Honor and shame are innately social and cooperate realities. For this reason, an honor-centric morality prioritizes relational harmony and communal edification, as seen in Pauline theology. John Barclay says, “Paul’s redefinition of honor thus gives prestige to such traits that promote social cohesion and mutual construction” (2014, 313). Victor Furnish explains, “For [Paul], moral action is never a matter of an isolated actor choosing from among a variety of abstract ideas on the basis of how inherently “good” or “evil” each may be. Instead, it is always a matter of choosing and doing what is good for the brother and what will upbuild the whole community of brethren” (2009, 233). First Corinthians offers an apostolic case study of an honor-centric ethic, which approaches morality different than the West’s guilt-based paradigm.
The formation of God’s covenant community is Paul’s moral vision and ethical telos. Richard Hays notes, “The ethical norm, then, is not given in the form of a predetermined rule or set of rules for conduct; rather, the right action must be discerned on the basis of a Christological paradigm, with a view to the need of the community and the community’s identity as God’s covenant people” (Hays 1994, 37). So for example, when certain Corinthians approach the issue of idol-meat as an individual right, Paul reframes it as a matter of community construction (1 Cor 8).
“Lawful, but not…”
Here is Paul’s governing dictum for the Corinthians—“All things are lawful,” but not all things are beneficial. “All things are lawful,” but not things build up” (1 Cor 10:23). Paul affirms the lawfulness of their claim, but notes the shortcomings of morality based on personal rights and lawfulness. A Christian may be “in the right,” but nevertheless be divisive and dishonoring when doing those “lawful” behaviors. Our behavior should be informed by proper honor. As Paul says in 12:23-25, “the parts that we think are less honorable we treat with special honor. … But God has put the body together, giving greater honor to the parts that lacked it, so that there should be no division in the body.”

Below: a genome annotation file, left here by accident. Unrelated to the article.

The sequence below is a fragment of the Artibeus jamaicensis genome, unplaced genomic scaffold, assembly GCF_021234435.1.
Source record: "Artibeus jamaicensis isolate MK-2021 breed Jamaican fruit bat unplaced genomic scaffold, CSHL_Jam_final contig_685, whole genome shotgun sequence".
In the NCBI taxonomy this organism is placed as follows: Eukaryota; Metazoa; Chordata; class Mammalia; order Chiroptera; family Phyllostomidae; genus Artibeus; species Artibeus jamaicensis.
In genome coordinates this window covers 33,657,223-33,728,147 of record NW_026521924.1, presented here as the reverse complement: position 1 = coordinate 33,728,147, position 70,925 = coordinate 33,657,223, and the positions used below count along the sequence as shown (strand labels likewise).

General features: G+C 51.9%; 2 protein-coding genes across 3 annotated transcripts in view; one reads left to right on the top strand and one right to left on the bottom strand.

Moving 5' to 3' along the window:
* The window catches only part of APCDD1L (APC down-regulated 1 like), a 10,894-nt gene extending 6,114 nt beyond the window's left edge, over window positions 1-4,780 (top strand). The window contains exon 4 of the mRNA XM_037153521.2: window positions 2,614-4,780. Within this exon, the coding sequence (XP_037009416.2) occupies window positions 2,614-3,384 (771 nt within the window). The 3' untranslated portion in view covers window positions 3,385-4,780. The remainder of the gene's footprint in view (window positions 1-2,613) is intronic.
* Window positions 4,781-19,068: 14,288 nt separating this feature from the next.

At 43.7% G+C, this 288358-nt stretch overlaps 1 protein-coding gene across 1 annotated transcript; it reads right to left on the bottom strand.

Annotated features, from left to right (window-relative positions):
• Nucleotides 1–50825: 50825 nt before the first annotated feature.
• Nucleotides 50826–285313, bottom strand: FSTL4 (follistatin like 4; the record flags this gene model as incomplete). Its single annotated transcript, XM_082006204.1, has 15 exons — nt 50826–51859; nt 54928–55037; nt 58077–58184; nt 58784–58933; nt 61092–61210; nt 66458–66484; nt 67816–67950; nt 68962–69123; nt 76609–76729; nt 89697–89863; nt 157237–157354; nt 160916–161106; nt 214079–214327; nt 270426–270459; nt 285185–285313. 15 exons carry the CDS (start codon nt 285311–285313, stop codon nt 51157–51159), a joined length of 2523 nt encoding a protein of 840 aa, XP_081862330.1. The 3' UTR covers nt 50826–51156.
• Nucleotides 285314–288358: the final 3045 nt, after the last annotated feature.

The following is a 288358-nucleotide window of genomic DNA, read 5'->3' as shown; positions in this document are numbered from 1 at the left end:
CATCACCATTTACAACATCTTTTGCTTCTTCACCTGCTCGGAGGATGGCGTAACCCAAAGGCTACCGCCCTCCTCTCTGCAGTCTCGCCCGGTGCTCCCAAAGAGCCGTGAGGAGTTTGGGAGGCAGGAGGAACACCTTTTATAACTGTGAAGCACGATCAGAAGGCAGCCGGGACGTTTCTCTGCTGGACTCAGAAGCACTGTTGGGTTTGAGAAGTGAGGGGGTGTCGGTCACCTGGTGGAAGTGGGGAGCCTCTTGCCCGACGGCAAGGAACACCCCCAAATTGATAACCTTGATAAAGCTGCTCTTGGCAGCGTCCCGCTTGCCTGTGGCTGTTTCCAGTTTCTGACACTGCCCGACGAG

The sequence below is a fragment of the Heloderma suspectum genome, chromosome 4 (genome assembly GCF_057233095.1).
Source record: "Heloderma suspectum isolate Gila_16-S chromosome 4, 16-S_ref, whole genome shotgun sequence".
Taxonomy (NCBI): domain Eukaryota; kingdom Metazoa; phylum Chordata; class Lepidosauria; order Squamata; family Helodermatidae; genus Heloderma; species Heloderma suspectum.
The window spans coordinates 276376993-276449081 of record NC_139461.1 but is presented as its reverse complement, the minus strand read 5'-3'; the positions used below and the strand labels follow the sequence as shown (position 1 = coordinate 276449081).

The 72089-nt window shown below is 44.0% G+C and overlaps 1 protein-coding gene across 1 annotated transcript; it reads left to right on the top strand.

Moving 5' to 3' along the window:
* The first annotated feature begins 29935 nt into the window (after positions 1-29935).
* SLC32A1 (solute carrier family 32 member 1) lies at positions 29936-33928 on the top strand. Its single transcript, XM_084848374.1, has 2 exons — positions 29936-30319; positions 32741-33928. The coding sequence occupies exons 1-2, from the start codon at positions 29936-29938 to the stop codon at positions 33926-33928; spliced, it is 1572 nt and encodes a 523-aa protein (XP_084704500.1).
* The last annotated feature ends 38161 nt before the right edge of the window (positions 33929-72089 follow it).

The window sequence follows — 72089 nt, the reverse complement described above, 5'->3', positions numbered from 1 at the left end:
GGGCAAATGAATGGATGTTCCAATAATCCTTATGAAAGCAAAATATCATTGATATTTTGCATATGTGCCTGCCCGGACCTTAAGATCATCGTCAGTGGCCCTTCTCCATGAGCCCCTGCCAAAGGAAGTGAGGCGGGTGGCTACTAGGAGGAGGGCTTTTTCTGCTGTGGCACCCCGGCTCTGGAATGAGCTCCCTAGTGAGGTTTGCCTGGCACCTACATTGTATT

Just Glorify God
Paul’s moral instructions to the Corinthian community are not rules defined by Old Testament Torah, Roman law, or the upholding of universal moral justice. They are more akin to guardrails keeping Christians on the path towards relationships, community, and honor.
“Whatever you do, do it all for the glory of God” (1 Cor 10:31). For Paul, glorifying God meant giving no offense to others and striving to please all (1 Cor 10:32). Shaming, demoting, or offending someone for whom Christ died nullifies God’s work. Relational harmony and communal unity are what glorifies God in 1 Cor 10:31–32. For Paul, the end (i.e., glorifying God) and means (i.e., pleasing others) of Christian morality are honor-shame based.
Paul’s teachings on head coverings in 1 Cor 11:2-16 offers another example honor-centric ethics. Note the repeated honor-shame language: Every man who prays “with their head covered dishonors his head” (v. 4) “since he is the image and glory of God” (v. 7), and long hair “is a disgrace to him” (v. 14). The women who prays “with her head uncovered dishonors her head” (v. 5), and since a woman’s long hair “is her glory” (v. 15) “it is a disgrace for a woman to have her hair cut off or her head shaved” (v. 6, emphasis added). What is honorable is right; what is shameful is wrong. In this complicated passage, Paul appears to be denouncing the Greco-Roman liturgical practice of male head-coverings because they reflected a cultic custom in the pagan temples and indicated hierarchical social prominence. But Paul mandates female head coverings as social symbols of distinct gender boundaries, moral propriety, and sexual modesty (Finney 2010). But regardless the cultural background, we can’t miss Paul’s blatant appeal to honor and shame in these instructions.
Paul does not discard honor and shame as moral rubrics, but reframes them for God’s community in Corinth. His example can help Christians develop a complete and biblical social morality for the people of God.
This post is adapted from my article “They Don’t Feel Guilt?!?!” in Restored to Freedom from Guilt, Shame, and Fear: Lessons from the Buddhist World (SEANET 13; William Carey Library, 2017).